Sometimes, it might seem like the battles for our rights and liberties are some distant memory – even something you’ve only read about in a textbook or seen in a documentary.
The Emancipation Proclamation was signed a century and a half ago. The marches and boycotts and lunch counter sit-ins of the civil rights era are 50 or 60 years behind us.
And today, there are no longer any separate water fountains, no more guards keeping any of our children from the schoolhouse door. That’s a sign of how far we’ve come – we live in a world with progress that our parents and grandparents would never have even dreamed of.
But that doesn’t mean that our work is finished.
And while today’s challenges may not feel as glaring, they’re every bit as urgent. Do children who go to an understaffed, crumbling school truly have a fair shot at success? If a family has a son or daughter born with a genetic disease, should they have to fight day and night with insurance companies just to get the insurance coverage they need? Are our children falling behind because our communities aren’t safe or supportive enough for them to reach their potential? And how do we preserve our most fundamental right to cast our ballots for our children and grandchildren?
All of those questions have one common answer – and it’s an answer that harkens back to the generations before us. It’s about all of us standing up, getting engaged, and making our voices heard. It’s about getting engaged in our communities. It’s about using the power of our vote to elect leaders who will fight so that those students get the schools they deserve, and those families keep their insurance, and those communities will have voices speaking out on their behalf.
Make no mistake, here in our time, it’s more important than ever that we show up to vote, not just this year, but every year and in every election. Every voice must be heard and every vote must be counted.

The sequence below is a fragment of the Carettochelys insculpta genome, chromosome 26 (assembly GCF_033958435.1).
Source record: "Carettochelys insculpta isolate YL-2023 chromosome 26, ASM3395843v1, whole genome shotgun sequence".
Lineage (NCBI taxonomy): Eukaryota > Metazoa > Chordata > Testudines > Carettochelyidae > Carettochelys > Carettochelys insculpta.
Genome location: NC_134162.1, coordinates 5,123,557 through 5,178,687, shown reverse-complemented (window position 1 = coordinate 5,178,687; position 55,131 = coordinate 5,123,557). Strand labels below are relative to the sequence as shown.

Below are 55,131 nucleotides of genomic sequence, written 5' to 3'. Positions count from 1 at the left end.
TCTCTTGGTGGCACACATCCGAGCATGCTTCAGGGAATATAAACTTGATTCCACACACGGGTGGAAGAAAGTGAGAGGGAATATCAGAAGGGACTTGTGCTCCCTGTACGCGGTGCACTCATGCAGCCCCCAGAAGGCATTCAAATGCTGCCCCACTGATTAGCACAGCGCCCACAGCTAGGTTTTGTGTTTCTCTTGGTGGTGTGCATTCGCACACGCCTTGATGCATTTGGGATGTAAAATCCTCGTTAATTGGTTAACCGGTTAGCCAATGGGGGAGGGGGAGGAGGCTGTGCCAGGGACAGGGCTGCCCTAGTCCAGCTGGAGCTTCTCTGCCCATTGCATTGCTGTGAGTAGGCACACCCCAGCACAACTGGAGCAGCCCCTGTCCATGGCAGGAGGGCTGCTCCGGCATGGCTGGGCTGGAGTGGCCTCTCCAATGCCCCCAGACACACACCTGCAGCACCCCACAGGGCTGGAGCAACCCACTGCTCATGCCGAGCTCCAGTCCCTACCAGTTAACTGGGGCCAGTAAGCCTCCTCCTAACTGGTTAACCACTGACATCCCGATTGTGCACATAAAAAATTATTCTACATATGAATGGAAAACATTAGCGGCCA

Just take a look at the last election. My husband won Florida by about 236,000 votes, Ohio by 262,000 votes, and North Carolina by 14,000 votes. Now that might sound like a lot, but when you spread those votes out across thousands of precincts, in Florida, he won by just 36 votes per precinct. He won Ohio by just 24 votes per precinct. And he won North Carolina by just five votes per precinct.
States like those could decide the coming election.
Barack has said all along that this election is going to be even closer than the last – and we won’t know which state might be this year’s North Carolina until November 6th. So we need you to think about all those folks you know who need a little nudge to get to the polls this year – the cousin who’s always too busy, the aunt who’s never voted before, the niece or nephew who just turned 18 and isn’t tuned in yet.
If all those folks don’t show up this fall, the story of the next four years could be entirely different.
Now that so many states have early voting – including Ohio, North Carolina, Nevada, Colorado, Wisconsin, Florida, New Mexico, and Iowa – we can make our voices heard well before Election Day. So, if you live in a state with early voting, pledge to cast your ballot early – and then reach out to everyone you know and make sure they vote by November 6, too. Anyone can visit GottaVote.com, to find out all the information they need to cast their ballots and help shape the direction of our country.
In the end, this isn’t just about who wins, or who loses, or who we vote for. It’s about who we are as a country and whether we’ll speak up for the democracy we want to leave our kids and grandkids. It’s about doing everything we can to carry on the legacy of those who came before us. And it’s about doing our part, here in our time, to keep our country moving forward.
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